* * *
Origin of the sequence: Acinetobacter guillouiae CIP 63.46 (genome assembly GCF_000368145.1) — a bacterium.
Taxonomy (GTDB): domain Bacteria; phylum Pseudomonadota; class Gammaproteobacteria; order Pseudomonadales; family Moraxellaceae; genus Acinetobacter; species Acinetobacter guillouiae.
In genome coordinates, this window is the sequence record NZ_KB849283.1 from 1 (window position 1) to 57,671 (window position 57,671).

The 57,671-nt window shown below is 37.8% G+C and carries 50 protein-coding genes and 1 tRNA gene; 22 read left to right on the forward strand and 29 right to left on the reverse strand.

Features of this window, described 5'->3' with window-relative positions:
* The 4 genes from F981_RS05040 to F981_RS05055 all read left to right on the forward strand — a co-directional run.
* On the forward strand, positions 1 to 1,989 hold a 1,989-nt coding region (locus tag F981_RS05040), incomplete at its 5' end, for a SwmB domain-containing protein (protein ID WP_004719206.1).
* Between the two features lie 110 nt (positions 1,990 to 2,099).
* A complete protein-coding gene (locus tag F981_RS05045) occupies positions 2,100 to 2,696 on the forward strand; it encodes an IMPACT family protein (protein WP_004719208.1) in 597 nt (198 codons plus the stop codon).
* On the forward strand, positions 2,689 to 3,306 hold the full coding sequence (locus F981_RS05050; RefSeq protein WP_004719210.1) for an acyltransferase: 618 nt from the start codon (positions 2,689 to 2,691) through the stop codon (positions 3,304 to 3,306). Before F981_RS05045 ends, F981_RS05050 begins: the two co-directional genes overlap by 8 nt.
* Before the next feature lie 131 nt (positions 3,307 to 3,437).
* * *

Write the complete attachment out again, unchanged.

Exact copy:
Origin of the sequence: Acinetobacter guillouiae CIP 63.46 (genome assembly GCF_000368145.1) — a bacterium.
Taxonomy (GTDB): domain Bacteria; phylum Pseudomonadota; class Gammaproteobacteria; order Pseudomonadales; family Moraxellaceae; genus Acinetobacter; species Acinetobacter guillouiae.
In genome coordinates, this window is the sequence record NZ_KB849283.1 from 1 (window position 1) to 57,671 (window position 57,671).

The 57,671-nt window shown below is 37.8% G+C and carries 50 protein-coding genes and 1 tRNA gene; 22 read left to right on the forward strand and 29 right to left on the reverse strand.

Features of this window, described 5'->3' with window-relative positions:
* The 4 genes from F981_RS05040 to F981_RS05055 all read left to right on the forward strand — a co-directional run.
* On the forward strand, positions 1 to 1,989 hold a 1,989-nt coding region (locus tag F981_RS05040), incomplete at its 5' end, for a SwmB domain-containing protein (protein ID WP_004719206.1).
* Between the two features lie 110 nt (positions 1,990 to 2,099).
* A complete protein-coding gene (locus tag F981_RS05045) occupies positions 2,100 to 2,696 on the forward strand; it encodes an IMPACT family protein (protein WP_004719208.1) in 597 nt (198 codons plus the stop codon).
* On the forward strand, positions 2,689 to 3,306 hold the full coding sequence (locus F981_RS05050; RefSeq protein WP_004719210.1) for an acyltransferase: 618 nt from the start codon (positions 2,689 to 2,691) through the stop codon (positions 3,304 to 3,306). Before F981_RS05045 ends, F981_RS05050 begins: the two co-directional genes overlap by 8 nt.
* Before the next feature lie 131 nt (positions 3,307 to 3,437).